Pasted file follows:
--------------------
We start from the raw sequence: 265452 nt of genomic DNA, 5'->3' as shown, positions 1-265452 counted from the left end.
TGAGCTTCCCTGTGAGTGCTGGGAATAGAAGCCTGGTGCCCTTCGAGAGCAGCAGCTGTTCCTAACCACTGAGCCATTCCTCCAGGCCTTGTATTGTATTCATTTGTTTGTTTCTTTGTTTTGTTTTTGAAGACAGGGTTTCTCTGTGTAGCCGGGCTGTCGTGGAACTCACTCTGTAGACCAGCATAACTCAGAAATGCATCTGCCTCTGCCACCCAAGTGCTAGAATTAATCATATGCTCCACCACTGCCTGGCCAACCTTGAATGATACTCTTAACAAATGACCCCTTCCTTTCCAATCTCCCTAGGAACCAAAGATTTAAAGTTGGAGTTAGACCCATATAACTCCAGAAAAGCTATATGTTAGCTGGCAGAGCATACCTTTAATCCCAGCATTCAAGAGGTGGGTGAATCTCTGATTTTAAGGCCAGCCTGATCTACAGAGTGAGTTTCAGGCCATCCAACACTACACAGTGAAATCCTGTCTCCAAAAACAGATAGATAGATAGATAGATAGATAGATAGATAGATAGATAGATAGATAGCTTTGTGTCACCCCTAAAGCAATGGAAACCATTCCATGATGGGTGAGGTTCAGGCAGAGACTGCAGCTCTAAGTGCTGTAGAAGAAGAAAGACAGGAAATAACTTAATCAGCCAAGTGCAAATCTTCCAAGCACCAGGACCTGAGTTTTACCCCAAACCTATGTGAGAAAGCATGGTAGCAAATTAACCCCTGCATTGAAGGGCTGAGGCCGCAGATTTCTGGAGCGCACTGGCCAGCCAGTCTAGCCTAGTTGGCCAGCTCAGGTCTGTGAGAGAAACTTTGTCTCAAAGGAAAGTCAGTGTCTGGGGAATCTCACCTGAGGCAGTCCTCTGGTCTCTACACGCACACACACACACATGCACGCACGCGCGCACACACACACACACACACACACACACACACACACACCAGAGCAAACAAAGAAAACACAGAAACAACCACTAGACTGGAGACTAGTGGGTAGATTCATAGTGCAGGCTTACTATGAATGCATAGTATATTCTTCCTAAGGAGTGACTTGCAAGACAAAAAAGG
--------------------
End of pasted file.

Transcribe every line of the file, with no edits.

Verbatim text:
We start from the raw sequence: 265452 nt of genomic DNA, 5'->3' as shown, positions 1-265452 counted from the left end.
TGAGCTTCCCTGTGAGTGCTGGGAATAGAAGCCTGGTGCCCTTCGAGAGCAGCAGCTGTTCCTAACCACTGAGCCATTCCTCCAGGCCTTGTATTGTATTCATTTGTTTGTTTCTTTGTTTTGTTTTTGAAGACAGGGTTTCTCTGTGTAGCCGGGCTGTCGTGGAACTCACTCTGTAGACCAGCATAACTCAGAAATGCATCTGCCTCTGCCACCCAAGTGCTAGAATTAATCATATGCTCCACCACTGCCTGGCCAACCTTGAATGATACTCTTAACAAATGACCCCTTCCTTTCCAATCTCCCTAGGAACCAAAGATTTAAAGTTGGAGTTAGACCCATATAACTCCAGAAAAGCTATATGTTAGCTGGCAGAGCATACCTTTAATCCCAGCATTCAAGAGGTGGGTGAATCTCTGATTTTAAGGCCAGCCTGATCTACAGAGTGAGTTTCAGGCCATCCAACACTACACAGTGAAATCCTGTCTCCAAAAACAGATAGATAGATAGATAGATAGATAGATAGATAGATAGATAGATAGATAGCTTTGTGTCACCCCTAAAGCAATGGAAACCATTCCATGATGGGTGAGGTTCAGGCAGAGACTGCAGCTCTAAGTGCTGTAGAAGAAGAAAGACAGGAAATAACTTAATCAGCCAAGTGCAAATCTTCCAAGCACCAGGACCTGAGTTTTACCCCAAACCTATGTGAGAAAGCATGGTAGCAAATTAACCCCTGCATTGAAGGGCTGAGGCCGCAGATTTCTGGAGCGCACTGGCCAGCCAGTCTAGCCTAGTTGGCCAGCTCAGGTCTGTGAGAGAAACTTTGTCTCAAAGGAAAGTCAGTGTCTGGGGAATCTCACCTGAGGCAGTCCTCTGGTCTCTACACGCACACACACACACATGCACGCACGCGCGCACACACACACACACACACACACACACACACACACACCAGAGCAAACAAAGAAAACACAGAAACAACCACTAGACTGGAGACTAGTGGGTAGATTCATAGTGCAGGCTTACTATGAATGCATAGTATATTCTTCCTAAGGAGTGACTTGCAAGACAAAAAAGG